The archaeological and historical heritage of Nagadipaya
Nagadipaya called as Nainathive island. Lord Buddha went to Sri lanka third time. At the second time Lord Buddha arrived at Nagadipaya. It is happened on fifth year after enlightment According to past information ven came here to settle down the fight among two brothers, Chulodara and Mahodara. They fought for jem chair. The people who were tribals gathered there .Lord Buddha discoursed preaching to tribals and concurred the battle and avoiding huge homicide. They worshipped gem chair to Buddhist and later Nagadipa cairn was made deep- rooting chair. This can be seen bo tree , temple and ancient cairn.
The Buddhist temple of Nagadipa stood on the island of Nainativu eight miles from kayts. According to hoary legend .Nagadipa has direct connections with the life of Gautama Buddha. In the olden days only a shrine existed, but by dint of devoutness the temple had grown to sizable proportions .Isolated as it was, and lacking financial support from a steady flow of pilgrims, the temples had still managed to survive and preserve its atmosphere of quiet holiness.
In commemoration of Buddha Jayanthi celebrations the Burmese government had given to the Nagadipa vihara a magnificent bronze- allay statue. This image had been taken round in various canters in the south so that as many persons as possible could see it before enshrinement in Nainamativu.
One afternoon a gang of ‘’Goondas’’ suspected to be among those who had earlier destroyed the boats at kayts ( presumably with a view to preventing any chance of being pursed by the police ) set out on the eight mile trip to Nainativu.
There they acted swiftly and skillfully. This act of desecration was, without doubt, premediated and planned. With vicious zeal they set about destroying the temple .They dynamited the Dagoba, snapping off the capering top section. They burnt every building except one, an outhouse. A small detachment of the gang wreaked their anger on the Buddha image from Burma. They hauled it off the pedestal and carried it away with them. Perhaps it proved too heavy for them to carry across to the mainland for display as trophy, because it never reached Kayts. With what surely must have been demoniacal purpose, the goondas sawed through the neck, one arm and some fingers of the image Their intent was to damage I beyond repair in case it should be recovered later.Then they tossed the truncated body and its smaller parts into the see at various points.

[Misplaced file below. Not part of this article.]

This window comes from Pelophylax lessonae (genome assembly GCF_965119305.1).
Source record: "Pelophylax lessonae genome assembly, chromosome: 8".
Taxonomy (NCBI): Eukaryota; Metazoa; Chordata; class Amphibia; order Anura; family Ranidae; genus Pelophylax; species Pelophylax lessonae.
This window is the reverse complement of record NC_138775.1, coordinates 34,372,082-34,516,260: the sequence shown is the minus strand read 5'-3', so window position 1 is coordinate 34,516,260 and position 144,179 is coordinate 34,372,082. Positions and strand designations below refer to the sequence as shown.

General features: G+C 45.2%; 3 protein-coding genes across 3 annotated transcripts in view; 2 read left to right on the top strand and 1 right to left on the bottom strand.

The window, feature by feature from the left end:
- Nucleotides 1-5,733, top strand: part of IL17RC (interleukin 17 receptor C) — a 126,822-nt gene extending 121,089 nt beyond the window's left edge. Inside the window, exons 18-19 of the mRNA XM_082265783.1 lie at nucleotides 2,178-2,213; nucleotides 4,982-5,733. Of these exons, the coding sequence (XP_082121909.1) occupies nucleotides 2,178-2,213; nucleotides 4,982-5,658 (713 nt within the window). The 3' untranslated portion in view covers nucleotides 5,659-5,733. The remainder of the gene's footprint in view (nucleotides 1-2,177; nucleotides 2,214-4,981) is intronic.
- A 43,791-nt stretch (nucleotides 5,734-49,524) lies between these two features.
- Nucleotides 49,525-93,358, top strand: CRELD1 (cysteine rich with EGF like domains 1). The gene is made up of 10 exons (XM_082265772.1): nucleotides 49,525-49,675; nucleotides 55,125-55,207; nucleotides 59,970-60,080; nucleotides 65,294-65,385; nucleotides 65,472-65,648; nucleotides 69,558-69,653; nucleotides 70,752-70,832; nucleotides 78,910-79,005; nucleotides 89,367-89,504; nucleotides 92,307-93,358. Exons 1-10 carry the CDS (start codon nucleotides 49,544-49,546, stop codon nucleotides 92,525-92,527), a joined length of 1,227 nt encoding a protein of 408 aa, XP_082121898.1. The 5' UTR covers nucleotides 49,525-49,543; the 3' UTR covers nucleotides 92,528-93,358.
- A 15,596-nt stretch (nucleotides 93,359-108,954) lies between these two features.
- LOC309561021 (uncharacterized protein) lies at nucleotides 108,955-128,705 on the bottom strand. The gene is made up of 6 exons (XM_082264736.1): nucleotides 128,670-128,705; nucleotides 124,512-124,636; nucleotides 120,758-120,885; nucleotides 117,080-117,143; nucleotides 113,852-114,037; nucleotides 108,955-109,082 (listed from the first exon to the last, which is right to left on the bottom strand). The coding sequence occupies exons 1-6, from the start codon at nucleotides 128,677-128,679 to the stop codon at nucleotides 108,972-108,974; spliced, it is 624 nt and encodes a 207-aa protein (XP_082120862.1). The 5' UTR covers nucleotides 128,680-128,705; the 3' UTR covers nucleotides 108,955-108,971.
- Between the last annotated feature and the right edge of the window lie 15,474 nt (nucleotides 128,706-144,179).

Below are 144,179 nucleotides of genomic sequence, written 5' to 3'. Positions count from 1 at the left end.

The news of this dangerous devilry reached Colombo two daya later .It was an act of such gross vandalism with such huge potentialities for rousing the already fermenting south into foaming anger that the Governor General and the Army command were loathe to believe their ears. As each hour passed they expected the story to spread through the Buddhist population, sparking a massacre. But the strict secrecy which had to be maintained until the military had really dug in and established themselves as a formidable force throughout the island was some how kept unbroken .The Minister of Transport and works, Mr. Maitripala Senanayake was sent to Nainativu to investigate. He confirmed the earlier reports, destruction almost complete.
The incumbent Bhikku of Nagadipa was invented to Colombo and told the temple would be restored to better shape than it was before the ‘’Goonda’’ attack. The Bhikku maintained a dignified and discreet silence the public works Department was instructed to start restoration work at once. By the end of July a brand new temple had risen from the debris of the old edifice .The navy undertook the alost task of salvaging the image .They had no clue as to where it was dumped but miraculously, they found the spot, as expected the damage was irreparable.
With the assistance of the Burmese Ambassador , the Governor general was able to secure a replica of the destroyed image from Burma. It was brought to Ceylon in the early August as a gift ‘’relic’’ from the Burmese navy to the Ceylon navy.
They story of the destruction of Nagadipa and the way it was rebuilt in eight weeks will weave itself into Buddhist legend in the years to come. But when the tension dies, people who relate the story will forget its most significant aspect.